Generally speaking, legal separations – as well as divorces – proceed in a much more economical fashion when there are no children involved. If, however, the proceedings are contentious and one spouse files the complaints, he or she must have various documents that purport to support his/her economic or situational grievances. Of course, the other spouse and file a counterclaim against the plaintiff. After the court receives these, the legal procedures will be set at a later date, at which time the spouses will have to appear in court with their lawyers.

In the worst-case scenario of either a legal separation, or outright divorce, if the spouses have not reached a mutual agreement, then the judge, having heard both sides, will render judgment. As such, you should always consult with a family attorney even before you begin the process of a legal separation, because the ramifications will have a life-changing effect on your family – especially if there are minor children involved. In the event that there are no objections from your spouse as to the terms, the most likely scenario is that the presiding court will grant the separation.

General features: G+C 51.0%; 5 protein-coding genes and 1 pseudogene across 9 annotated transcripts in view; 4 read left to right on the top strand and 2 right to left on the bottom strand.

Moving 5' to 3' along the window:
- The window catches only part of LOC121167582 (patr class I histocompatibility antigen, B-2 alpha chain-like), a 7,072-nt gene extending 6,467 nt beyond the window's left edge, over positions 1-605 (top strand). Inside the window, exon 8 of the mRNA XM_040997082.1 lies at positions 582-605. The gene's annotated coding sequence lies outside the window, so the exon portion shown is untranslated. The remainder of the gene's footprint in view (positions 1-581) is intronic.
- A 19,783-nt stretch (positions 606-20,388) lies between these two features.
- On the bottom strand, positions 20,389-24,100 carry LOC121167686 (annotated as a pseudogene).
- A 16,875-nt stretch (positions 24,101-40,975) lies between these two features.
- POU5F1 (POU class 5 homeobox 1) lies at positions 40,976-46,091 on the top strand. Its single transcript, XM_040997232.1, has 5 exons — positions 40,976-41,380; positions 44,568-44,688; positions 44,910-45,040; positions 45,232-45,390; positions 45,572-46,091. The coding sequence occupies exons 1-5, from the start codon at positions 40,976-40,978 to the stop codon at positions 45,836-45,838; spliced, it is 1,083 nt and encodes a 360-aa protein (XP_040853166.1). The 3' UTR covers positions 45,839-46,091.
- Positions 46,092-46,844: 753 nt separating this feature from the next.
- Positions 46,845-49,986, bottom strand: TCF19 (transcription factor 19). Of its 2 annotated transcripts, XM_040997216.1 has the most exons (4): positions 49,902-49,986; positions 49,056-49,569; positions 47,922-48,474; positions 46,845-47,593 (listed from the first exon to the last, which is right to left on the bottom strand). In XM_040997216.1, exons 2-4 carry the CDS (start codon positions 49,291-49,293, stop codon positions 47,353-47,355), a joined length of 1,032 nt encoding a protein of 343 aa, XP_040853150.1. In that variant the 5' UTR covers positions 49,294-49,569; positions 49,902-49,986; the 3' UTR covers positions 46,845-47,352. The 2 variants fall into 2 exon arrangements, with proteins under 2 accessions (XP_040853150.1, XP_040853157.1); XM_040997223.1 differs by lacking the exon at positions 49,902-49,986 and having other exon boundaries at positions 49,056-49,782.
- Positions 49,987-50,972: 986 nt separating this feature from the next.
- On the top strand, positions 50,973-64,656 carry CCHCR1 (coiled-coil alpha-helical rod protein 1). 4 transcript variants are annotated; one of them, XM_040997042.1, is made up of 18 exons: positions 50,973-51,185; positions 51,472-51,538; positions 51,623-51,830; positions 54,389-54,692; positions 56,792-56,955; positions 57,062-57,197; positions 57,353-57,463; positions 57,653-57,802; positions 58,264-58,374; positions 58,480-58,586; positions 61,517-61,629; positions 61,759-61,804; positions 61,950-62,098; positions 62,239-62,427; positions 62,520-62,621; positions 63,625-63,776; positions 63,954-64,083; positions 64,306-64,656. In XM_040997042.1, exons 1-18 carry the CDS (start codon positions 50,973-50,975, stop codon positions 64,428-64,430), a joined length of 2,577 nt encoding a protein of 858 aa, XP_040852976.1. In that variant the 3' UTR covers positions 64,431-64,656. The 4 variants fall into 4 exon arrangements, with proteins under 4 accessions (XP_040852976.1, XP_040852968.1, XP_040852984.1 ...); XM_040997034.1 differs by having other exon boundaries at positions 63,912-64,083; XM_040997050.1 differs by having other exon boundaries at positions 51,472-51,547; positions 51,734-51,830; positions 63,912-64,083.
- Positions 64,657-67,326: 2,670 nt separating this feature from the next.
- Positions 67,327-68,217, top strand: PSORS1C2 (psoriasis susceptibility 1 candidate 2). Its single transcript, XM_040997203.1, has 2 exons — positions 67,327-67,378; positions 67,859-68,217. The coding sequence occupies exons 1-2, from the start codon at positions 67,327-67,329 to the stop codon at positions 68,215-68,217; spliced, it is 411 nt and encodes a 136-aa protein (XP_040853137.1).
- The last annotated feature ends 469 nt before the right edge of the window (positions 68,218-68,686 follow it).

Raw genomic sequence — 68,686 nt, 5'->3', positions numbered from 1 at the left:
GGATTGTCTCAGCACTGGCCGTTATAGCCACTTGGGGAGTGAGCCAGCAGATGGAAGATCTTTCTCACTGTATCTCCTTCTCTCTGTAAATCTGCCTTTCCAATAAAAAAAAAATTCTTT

As the laws vary from state to state, it is imperative that you consult with a local attorney, was well-versed in Family Court law, before you begin the process.